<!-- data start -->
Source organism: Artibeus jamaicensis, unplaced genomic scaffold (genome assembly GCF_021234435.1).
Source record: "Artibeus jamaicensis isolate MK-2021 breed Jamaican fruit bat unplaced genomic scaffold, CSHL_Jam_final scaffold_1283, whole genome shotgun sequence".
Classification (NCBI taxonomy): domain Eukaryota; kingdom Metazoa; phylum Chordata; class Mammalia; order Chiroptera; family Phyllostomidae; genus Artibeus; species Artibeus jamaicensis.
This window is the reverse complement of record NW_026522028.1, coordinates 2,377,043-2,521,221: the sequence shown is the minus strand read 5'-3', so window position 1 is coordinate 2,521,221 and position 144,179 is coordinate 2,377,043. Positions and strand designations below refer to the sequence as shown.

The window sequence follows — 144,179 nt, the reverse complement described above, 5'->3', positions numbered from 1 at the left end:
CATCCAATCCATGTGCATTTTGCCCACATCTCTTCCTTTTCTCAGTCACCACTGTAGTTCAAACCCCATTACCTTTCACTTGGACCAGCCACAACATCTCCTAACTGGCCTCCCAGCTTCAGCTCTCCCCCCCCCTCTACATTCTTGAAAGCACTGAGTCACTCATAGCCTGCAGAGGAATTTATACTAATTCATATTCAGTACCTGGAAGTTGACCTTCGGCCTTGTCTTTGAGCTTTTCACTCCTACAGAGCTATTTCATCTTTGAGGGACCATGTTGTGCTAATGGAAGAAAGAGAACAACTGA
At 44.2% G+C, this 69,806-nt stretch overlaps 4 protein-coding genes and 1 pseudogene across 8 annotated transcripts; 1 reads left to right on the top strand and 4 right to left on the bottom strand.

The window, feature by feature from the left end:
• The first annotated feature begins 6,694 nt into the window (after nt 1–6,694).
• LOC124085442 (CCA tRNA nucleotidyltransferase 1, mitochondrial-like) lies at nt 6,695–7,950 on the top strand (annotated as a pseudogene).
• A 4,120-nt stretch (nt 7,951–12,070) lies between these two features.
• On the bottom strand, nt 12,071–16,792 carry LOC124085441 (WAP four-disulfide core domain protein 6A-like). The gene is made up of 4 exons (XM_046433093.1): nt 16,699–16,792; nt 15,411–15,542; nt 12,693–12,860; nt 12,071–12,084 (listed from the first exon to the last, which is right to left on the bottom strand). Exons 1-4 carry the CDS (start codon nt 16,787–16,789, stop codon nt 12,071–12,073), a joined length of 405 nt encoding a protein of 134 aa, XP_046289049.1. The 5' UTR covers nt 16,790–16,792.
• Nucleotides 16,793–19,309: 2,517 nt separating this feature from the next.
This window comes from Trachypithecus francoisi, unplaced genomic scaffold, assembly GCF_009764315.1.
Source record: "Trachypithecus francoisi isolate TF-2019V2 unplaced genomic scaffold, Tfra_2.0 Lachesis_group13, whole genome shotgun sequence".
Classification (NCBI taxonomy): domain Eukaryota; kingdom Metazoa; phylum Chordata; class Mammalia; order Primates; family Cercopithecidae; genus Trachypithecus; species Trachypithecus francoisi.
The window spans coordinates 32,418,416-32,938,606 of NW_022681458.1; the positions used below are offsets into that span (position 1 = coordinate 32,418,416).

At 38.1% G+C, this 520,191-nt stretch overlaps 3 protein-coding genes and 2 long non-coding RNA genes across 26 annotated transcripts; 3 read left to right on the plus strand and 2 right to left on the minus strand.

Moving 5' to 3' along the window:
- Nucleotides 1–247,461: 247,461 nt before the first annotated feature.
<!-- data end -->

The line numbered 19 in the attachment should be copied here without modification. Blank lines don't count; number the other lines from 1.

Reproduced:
Moving 5' to 3' along the window: